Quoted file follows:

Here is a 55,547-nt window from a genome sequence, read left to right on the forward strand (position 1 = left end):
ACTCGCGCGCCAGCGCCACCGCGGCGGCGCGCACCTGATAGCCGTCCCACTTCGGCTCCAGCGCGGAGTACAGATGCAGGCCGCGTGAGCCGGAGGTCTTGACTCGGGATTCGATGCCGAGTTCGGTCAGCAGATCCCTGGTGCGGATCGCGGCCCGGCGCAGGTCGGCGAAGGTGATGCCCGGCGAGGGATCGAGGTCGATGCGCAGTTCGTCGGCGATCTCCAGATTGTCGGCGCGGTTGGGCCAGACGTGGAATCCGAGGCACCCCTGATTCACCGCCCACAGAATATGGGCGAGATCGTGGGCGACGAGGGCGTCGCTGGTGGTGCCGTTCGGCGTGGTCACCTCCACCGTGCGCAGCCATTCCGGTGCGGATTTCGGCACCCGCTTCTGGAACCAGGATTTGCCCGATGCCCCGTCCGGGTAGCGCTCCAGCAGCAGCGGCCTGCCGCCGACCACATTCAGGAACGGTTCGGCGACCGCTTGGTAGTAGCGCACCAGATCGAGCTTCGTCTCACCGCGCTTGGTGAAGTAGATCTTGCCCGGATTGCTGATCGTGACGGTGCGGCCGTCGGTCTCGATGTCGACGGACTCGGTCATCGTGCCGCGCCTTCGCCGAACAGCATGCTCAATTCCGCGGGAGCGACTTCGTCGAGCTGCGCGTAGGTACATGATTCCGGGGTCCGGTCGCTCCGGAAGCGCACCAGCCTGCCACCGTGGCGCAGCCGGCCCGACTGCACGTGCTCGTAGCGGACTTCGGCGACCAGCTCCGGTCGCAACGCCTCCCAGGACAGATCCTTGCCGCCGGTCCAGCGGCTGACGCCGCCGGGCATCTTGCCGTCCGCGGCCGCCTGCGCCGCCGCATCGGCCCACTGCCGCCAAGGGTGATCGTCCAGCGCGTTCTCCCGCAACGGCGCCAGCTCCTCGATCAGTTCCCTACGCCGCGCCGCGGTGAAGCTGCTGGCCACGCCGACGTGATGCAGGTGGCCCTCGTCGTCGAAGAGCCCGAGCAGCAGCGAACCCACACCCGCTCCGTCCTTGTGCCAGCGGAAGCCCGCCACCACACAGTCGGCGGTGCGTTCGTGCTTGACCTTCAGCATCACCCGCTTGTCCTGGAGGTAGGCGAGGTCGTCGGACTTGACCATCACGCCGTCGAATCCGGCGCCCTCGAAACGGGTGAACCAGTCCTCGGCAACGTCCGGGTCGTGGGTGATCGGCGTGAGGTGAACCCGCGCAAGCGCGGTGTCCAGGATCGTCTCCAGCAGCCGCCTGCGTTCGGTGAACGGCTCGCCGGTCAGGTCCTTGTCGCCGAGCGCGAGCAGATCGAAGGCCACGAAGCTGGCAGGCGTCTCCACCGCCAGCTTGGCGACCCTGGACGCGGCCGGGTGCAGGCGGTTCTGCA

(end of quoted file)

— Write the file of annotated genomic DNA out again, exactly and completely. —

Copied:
Here is a 55,547-nt window from a genome sequence, read left to right on the forward strand (position 1 = left end):
ACTCGCGCGCCAGCGCCACCGCGGCGGCGCGCACCTGATAGCCGTCCCACTTCGGCTCCAGCGCGGAGTACAGATGCAGGCCGCGTGAGCCGGAGGTCTTGACTCGGGATTCGATGCCGAGTTCGGTCAGCAGATCCCTGGTGCGGATCGCGGCCCGGCGCAGGTCGGCGAAGGTGATGCCCGGCGAGGGATCGAGGTCGATGCGCAGTTCGTCGGCGATCTCCAGATTGTCGGCGCGGTTGGGCCAGACGTGGAATCCGAGGCACCCCTGATTCACCGCCCACAGAATATGGGCGAGATCGTGGGCGACGAGGGCGTCGCTGGTGGTGCCGTTCGGCGTGGTCACCTCCACCGTGCGCAGCCATTCCGGTGCGGATTTCGGCACCCGCTTCTGGAACCAGGATTTGCCCGATGCCCCGTCCGGGTAGCGCTCCAGCAGCAGCGGCCTGCCGCCGACCACATTCAGGAACGGTTCGGCGACCGCTTGGTAGTAGCGCACCAGATCGAGCTTCGTCTCACCGCGCTTGGTGAAGTAGATCTTGCCCGGATTGCTGATCGTGACGGTGCGGCCGTCGGTCTCGATGTCGACGGACTCGGTCATCGTGCCGCGCCTTCGCCGAACAGCATGCTCAATTCCGCGGGAGCGACTTCGTCGAGCTGCGCGTAGGTACATGATTCCGGGGTCCGGTCGCTCCGGAAGCGCACCAGCCTGCCACCGTGGCGCAGCCGGCCCGACTGCACGTGCTCGTAGCGGACTTCGGCGACCAGCTCCGGTCGCAACGCCTCCCAGGACAGATCCTTGCCGCCGGTCCAGCGGCTGACGCCGCCGGGCATCTTGCCGTCCGCGGCCGCCTGCGCCGCCGCATCGGCCCACTGCCGCCAAGGGTGATCGTCCAGCGCGTTCTCCCGCAACGGCGCCAGCTCCTCGATCAGTTCCCTACGCCGCGCCGCGGTGAAGCTGCTGGCCACGCCGACGTGATGCAGGTGGCCCTCGTCGTCGAAGAGCCCGAGCAGCAGCGAACCCACACCCGCTCCGTCCTTGTGCCAGCGGAAGCCCGCCACCACACAGTCGGCGGTGCGTTCGTGCTTGACCTTCAGCATCACCCGCTTGTCCTGGAGGTAGGCGAGGTCGTCGGACTTGACCATCACGCCGTCGAATCCGGCGCCCTCGAAACGGGTGAACCAGTCCTCGGCAACGTCCGGGTCGTGGGTGATCGGCGTGAGGTGAACCCGCGCAAGCGCGGTGTCCAGGATCGTCTCCAGCAGCCGCCTGCGTTCGGTGAACGGCTCGCCGGTCAGGTCCTTGTCGCCGAGCGCGAGCAGATCGAAGGCCACGAAGCTGGCAGGCGTCTCCACCGCCAGCTTGGCGACCCTGGACGCGGCCGGGTGCAGGCGGTTCTGCA